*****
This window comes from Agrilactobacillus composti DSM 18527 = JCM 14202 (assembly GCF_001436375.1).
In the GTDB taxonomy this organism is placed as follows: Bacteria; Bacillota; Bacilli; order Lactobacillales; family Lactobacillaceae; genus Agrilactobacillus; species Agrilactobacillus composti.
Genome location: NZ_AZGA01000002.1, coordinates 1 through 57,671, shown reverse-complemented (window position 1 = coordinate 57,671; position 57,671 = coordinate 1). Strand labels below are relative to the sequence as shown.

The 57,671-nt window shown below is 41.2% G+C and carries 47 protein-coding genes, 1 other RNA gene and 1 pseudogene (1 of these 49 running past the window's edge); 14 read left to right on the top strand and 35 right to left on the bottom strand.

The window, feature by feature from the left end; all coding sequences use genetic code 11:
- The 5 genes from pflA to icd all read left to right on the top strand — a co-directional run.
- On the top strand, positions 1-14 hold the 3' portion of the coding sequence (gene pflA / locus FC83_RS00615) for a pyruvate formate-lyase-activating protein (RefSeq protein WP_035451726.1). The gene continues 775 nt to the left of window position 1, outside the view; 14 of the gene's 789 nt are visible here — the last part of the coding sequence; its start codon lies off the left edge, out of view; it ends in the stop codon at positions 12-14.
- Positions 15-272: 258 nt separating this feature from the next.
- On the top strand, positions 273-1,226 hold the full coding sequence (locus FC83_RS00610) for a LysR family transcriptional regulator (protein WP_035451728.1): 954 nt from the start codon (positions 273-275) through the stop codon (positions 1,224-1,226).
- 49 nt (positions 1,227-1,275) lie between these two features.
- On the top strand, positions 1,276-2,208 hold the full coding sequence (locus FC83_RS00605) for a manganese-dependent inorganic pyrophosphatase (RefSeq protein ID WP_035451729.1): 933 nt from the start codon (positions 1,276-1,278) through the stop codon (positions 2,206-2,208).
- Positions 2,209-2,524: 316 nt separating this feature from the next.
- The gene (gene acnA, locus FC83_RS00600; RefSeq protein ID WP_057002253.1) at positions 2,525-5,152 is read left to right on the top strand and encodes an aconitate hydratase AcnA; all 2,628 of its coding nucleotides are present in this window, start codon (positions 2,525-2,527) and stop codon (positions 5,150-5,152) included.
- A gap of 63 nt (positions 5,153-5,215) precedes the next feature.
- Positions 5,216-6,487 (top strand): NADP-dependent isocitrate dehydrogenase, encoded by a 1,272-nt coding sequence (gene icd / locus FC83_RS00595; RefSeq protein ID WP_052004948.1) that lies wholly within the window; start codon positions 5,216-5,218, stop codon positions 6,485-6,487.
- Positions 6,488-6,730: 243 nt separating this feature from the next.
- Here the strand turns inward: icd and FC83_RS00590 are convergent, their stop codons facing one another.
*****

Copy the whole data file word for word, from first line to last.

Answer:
This window comes from Agrilactobacillus composti DSM 18527 = JCM 14202 (assembly GCF_001436375.1).
In the GTDB taxonomy this organism is placed as follows: Bacteria; Bacillota; Bacilli; order Lactobacillales; family Lactobacillaceae; genus Agrilactobacillus; species Agrilactobacillus composti.
Genome location: NZ_AZGA01000002.1, coordinates 1 through 57,671, shown reverse-complemented (window position 1 = coordinate 57,671; position 57,671 = coordinate 1). Strand labels below are relative to the sequence as shown.

The 57,671-nt window shown below is 41.2% G+C and carries 47 protein-coding genes, 1 other RNA gene and 1 pseudogene (1 of these 49 running past the window's edge); 14 read left to right on the top strand and 35 right to left on the bottom strand.

The window, feature by feature from the left end; all coding sequences use genetic code 11:
- The 5 genes from pflA to icd all read left to right on the top strand — a co-directional run.
- On the top strand, positions 1-14 hold the 3' portion of the coding sequence (gene pflA / locus FC83_RS00615) for a pyruvate formate-lyase-activating protein (RefSeq protein WP_035451726.1). The gene continues 775 nt to the left of window position 1, outside the view; 14 of the gene's 789 nt are visible here — the last part of the coding sequence; its start codon lies off the left edge, out of view; it ends in the stop codon at positions 12-14.
- Positions 15-272: 258 nt separating this feature from the next.
- On the top strand, positions 273-1,226 hold the full coding sequence (locus FC83_RS00610) for a LysR family transcriptional regulator (protein WP_035451728.1): 954 nt from the start codon (positions 273-275) through the stop codon (positions 1,224-1,226).
- 49 nt (positions 1,227-1,275) lie between these two features.
- On the top strand, positions 1,276-2,208 hold the full coding sequence (locus FC83_RS00605) for a manganese-dependent inorganic pyrophosphatase (RefSeq protein ID WP_035451729.1): 933 nt from the start codon (positions 1,276-1,278) through the stop codon (positions 2,206-2,208).
- Positions 2,209-2,524: 316 nt separating this feature from the next.
- The gene (gene acnA, locus FC83_RS00600; RefSeq protein ID WP_057002253.1) at positions 2,525-5,152 is read left to right on the top strand and encodes an aconitate hydratase AcnA; all 2,628 of its coding nucleotides are present in this window, start codon (positions 2,525-2,527) and stop codon (positions 5,150-5,152) included.
- A gap of 63 nt (positions 5,153-5,215) precedes the next feature.
- Positions 5,216-6,487 (top strand): NADP-dependent isocitrate dehydrogenase, encoded by a 1,272-nt coding sequence (gene icd / locus FC83_RS00595; RefSeq protein ID WP_052004948.1) that lies wholly within the window; start codon positions 5,216-5,218, stop codon positions 6,485-6,487.
- Positions 6,488-6,730: 243 nt separating this feature from the next.
- Here the strand turns inward: icd and FC83_RS00590 are convergent, their stop codons facing one another.